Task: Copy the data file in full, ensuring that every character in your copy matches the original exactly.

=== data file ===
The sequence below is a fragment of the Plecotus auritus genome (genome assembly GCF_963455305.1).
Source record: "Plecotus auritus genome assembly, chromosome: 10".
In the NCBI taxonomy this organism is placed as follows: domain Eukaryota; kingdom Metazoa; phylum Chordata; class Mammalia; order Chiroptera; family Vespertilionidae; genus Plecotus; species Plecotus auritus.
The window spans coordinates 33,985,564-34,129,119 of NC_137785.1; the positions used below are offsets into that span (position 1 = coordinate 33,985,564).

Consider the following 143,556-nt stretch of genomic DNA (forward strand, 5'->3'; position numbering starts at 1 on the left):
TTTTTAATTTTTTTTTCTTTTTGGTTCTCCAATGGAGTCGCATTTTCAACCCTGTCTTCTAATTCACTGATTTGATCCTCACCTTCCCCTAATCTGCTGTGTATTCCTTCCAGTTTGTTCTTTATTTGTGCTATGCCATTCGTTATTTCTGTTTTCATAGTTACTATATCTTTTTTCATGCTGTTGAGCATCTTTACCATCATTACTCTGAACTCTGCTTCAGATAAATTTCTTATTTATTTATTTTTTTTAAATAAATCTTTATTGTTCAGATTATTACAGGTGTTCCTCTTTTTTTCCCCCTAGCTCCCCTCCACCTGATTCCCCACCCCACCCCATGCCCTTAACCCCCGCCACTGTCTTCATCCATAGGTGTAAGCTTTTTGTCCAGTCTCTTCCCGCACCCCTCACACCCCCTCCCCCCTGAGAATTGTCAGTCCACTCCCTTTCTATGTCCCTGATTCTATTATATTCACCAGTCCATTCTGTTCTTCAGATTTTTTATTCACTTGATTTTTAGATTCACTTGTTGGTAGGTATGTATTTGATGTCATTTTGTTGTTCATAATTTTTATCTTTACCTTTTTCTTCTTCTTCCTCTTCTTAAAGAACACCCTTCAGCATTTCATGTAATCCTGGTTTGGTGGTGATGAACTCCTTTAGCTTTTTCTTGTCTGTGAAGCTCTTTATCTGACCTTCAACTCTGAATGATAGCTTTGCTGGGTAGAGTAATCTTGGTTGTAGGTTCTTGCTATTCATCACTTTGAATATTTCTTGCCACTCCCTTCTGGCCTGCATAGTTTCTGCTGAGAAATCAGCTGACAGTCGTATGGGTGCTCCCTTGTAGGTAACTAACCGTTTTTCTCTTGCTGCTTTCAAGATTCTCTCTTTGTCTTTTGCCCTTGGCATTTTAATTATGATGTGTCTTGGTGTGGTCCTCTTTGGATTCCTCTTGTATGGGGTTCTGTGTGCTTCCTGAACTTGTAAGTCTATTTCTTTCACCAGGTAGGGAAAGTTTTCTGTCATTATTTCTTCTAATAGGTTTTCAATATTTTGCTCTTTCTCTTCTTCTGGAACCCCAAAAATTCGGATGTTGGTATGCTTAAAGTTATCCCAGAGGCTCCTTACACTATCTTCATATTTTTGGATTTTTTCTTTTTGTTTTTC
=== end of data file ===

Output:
The sequence below is a fragment of the Plecotus auritus genome (genome assembly GCF_963455305.1).
Source record: "Plecotus auritus genome assembly, chromosome: 10".
In the NCBI taxonomy this organism is placed as follows: domain Eukaryota; kingdom Metazoa; phylum Chordata; class Mammalia; order Chiroptera; family Vespertilionidae; genus Plecotus; species Plecotus auritus.
The window spans coordinates 33,985,564-34,129,119 of NC_137785.1; the positions used below are offsets into that span (position 1 = coordinate 33,985,564).

Consider the following 143,556-nt stretch of genomic DNA (forward strand, 5'->3'; position numbering starts at 1 on the left):
TTTTTAATTTTTTTTTCTTTTTGGTTCTCCAATGGAGTCGCATTTTCAACCCTGTCTTCTAATTCACTGATTTGATCCTCACCTTCCCCTAATCTGCTGTGTATTCCTTCCAGTTTGTTCTTTATTTGTGCTATGCCATTCGTTATTTCTGTTTTCATAGTTACTATATCTTTTTTCATGCTGTTGAGCATCTTTACCATCATTACTCTGAACTCTGCTTCAGATAAATTTCTTATTTATTTATTTTTTTTAAATAAATCTTTATTGTTCAGATTATTACAGGTGTTCCTCTTTTTTTCCCCCTAGCTCCCCTCCACCTGATTCCCCACCCCACCCCATGCCCTTAACCCCCGCCACTGTCTTCATCCATAGGTGTAAGCTTTTTGTCCAGTCTCTTCCCGCACCCCTCACACCCCCTCCCCCCTGAGAATTGTCAGTCCACTCCCTTTCTATGTCCCTGATTCTATTATATTCACCAGTCCATTCTGTTCTTCAGATTTTTTATTCACTTGATTTTTAGATTCACTTGTTGGTAGGTATGTATTTGATGTCATTTTGTTGTTCATAATTTTTATCTTTACCTTTTTCTTCTTCTTCCTCTTCTTAAAGAACACCCTTCAGCATTTCATGTAATCCTGGTTTGGTGGTGATGAACTCCTTTAGCTTTTTCTTGTCTGTGAAGCTCTTTATCTGACCTTCAACTCTGAATGATAGCTTTGCTGGGTAGAGTAATCTTGGTTGTAGGTTCTTGCTATTCATCACTTTGAATATTTCTTGCCACTCCCTTCTGGCCTGCATAGTTTCTGCTGAGAAATCAGCTGACAGTCGTATGGGTGCTCCCTTGTAGGTAACTAACCGTTTTTCTCTTGCTGCTTTCAAGATTCTCTCTTTGTCTTTTGCCCTTGGCATTTTAATTATGATGTGTCTTGGTGTGGTCCTCTTTGGATTCCTCTTGTATGGGGTTCTGTGTGCTTCCTGAACTTGTAAGTCTATTTCTTTCACCAGGTAGGGAAAGTTTTCTGTCATTATTTCTTCTAATAGGTTTTCAATATTTTGCTCTTTCTCTTCTTCTGGAACCCCAAAAATTCGGATGTTGGTATGCTTAAAGTTATCCCAGAGGCTCCTTACACTATCTTCATATTTTTGGATTTTTTCTTTTTGTTTTTC